Transportation officials have proposed $519 million in regional projects they would like funded if a federal economic stimulus package goes through Congress.
A plan with 97 projects that could quickly be ready for bidding was approved Wednesday by the Capital District Transportation Committee’s planning committee. It emphasizes projects that could be ready within 90 or 180 days.
Supporters say the federal stimulus package, which may total $825 billion, needs to be used to create new jobs quickly, so using it to fund ready-to-go construction plans is a priority. Congressional leaders hope to pass it within a month.
“The region intends to position itself to take as early advantage as possible of the funds to be made available,” stated a memo prepared for the committee by state Department of Transportation planning staff.
Plans that regional transportation officials think could be ready within 90 days include three new projects in Halfmoon or Clifton Park.
Also ready to go that quickly would be $28 million in scheduled road or bridge maintenance projects being planned by the state Department of Transportation; projects that could be accelerated to get the funding.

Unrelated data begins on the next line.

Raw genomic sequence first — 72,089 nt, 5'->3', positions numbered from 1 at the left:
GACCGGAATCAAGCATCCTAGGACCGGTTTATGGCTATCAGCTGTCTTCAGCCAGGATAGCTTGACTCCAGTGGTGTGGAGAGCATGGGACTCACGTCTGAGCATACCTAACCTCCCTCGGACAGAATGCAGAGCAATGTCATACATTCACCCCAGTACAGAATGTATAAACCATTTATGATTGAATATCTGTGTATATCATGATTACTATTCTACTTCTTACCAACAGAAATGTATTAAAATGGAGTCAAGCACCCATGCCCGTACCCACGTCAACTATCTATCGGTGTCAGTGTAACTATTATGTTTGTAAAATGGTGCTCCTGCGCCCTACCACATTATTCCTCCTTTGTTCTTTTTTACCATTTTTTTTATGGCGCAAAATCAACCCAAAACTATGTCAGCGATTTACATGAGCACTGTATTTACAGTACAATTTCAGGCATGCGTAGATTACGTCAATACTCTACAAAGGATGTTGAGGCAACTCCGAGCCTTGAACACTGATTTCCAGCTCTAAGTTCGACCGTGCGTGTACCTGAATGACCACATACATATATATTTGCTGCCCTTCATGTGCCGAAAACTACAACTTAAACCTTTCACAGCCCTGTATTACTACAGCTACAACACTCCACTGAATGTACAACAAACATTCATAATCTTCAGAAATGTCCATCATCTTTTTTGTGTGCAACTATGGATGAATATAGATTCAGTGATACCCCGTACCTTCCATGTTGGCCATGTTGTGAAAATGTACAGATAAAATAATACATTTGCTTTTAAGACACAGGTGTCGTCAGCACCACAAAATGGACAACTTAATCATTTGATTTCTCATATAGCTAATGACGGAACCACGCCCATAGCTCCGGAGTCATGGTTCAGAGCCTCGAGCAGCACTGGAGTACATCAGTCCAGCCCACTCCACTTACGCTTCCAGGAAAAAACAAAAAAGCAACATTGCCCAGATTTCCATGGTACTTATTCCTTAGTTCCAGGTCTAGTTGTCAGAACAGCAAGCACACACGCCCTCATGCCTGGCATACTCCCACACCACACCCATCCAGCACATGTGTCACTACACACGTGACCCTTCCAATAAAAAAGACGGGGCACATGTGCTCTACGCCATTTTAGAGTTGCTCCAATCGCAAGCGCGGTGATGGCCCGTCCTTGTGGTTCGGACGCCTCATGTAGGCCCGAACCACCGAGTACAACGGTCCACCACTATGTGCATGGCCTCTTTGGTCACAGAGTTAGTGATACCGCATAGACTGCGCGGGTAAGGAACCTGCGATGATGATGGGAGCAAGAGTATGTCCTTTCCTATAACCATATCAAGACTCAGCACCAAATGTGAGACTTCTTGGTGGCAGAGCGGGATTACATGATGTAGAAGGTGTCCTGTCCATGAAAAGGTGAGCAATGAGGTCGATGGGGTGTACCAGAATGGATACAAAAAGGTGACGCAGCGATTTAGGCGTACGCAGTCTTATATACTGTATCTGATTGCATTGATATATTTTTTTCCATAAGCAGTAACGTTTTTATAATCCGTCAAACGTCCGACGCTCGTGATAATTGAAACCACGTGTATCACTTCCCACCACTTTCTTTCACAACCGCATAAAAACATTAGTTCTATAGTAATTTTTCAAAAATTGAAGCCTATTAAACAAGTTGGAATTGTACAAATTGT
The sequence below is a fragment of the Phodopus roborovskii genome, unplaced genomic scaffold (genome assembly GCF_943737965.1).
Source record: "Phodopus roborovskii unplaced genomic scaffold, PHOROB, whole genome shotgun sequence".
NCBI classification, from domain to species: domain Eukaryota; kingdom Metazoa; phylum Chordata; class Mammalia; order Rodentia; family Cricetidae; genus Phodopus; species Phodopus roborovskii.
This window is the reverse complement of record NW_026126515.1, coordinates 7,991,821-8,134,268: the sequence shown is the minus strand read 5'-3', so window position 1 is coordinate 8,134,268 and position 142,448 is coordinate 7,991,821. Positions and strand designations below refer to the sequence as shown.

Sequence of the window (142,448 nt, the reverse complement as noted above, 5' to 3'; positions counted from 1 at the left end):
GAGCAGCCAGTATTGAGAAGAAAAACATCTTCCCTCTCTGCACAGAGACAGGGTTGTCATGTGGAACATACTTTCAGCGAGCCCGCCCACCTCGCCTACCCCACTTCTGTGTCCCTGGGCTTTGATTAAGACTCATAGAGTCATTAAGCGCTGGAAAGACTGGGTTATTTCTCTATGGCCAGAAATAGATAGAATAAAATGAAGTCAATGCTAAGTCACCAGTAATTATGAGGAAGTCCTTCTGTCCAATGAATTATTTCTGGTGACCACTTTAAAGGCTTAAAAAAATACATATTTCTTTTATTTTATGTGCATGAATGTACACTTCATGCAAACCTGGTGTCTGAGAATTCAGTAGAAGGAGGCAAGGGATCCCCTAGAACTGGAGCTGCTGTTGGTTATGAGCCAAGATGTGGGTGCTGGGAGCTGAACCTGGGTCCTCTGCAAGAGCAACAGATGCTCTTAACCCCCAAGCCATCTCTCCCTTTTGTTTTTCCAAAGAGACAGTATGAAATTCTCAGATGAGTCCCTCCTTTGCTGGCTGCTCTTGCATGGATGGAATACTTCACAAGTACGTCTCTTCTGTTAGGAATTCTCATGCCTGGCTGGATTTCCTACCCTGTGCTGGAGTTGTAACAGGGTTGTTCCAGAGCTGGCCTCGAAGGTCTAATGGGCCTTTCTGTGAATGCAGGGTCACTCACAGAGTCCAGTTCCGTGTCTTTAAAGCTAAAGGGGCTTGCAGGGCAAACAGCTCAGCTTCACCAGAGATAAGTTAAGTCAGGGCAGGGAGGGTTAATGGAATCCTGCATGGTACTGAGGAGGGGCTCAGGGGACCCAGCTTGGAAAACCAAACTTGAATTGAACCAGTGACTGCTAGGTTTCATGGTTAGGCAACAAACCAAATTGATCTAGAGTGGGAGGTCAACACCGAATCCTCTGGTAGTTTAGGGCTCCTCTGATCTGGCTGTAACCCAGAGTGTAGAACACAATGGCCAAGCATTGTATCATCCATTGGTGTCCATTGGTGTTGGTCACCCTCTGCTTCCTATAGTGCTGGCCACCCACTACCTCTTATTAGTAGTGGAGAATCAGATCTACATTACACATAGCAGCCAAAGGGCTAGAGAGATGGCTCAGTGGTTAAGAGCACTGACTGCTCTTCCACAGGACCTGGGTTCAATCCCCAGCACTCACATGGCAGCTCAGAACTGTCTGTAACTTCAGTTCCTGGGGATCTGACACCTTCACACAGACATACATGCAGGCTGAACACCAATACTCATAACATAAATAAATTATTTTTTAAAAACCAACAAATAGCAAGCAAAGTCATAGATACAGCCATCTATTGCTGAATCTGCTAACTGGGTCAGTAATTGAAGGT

The Batchellerville Bridge in Edinburg is also on the list should the state decide to advertise for new bids. The current bids on that bridge replacement are still under review but at $64 million, they were $25 million above estimate.
As the regional transportation agency, the Capital District Transportation Committee’s approval is essential to getting federal transportation money for any projects in the four-county region. It maintains a continuously updated five-year funding plan, which would be adjusted to reflect new stimulus package money.
The just-approved list is now released for a 30-day public comment period. It would become final if adopted by the CDTC’s policy committee on March 5.
While the regional “wish list” totals $519 million, Saratoga County planner Michael Valentine, a member of the planning committee, said the stimulus will probably only provide $100 million to DOT Region 1, which includes the Capital Region.
“That’s the thing, when you look at all these projects, there’s only $100 million,” Valentine said.
Some of the projects were already on the region’s five-year transportation improvement plan while others are new.
New projects said to be ready within 90 days include building a sidewalk between Mechanicville and Mechanicville High School, estimated at $250,000, and a pedestrian signal light at Route 146 and Vosburgh Road in Halfmoon, estimated at $50,000.
Those projects have already been designed and gone through environmental reviews, even though they weren’t previously on a regional priority list.
“They’re both good projects that are relatively simple to get going,” said Halfmoon town Planning Board Chairman Stephen Watts.
Another new project, estimated to cost $1.5 million, is for safety improvements at the Route 146-Clifton Country Road intersection, in the heart of Clifton Park’s busy commercial corridor next to Northway Exit 9.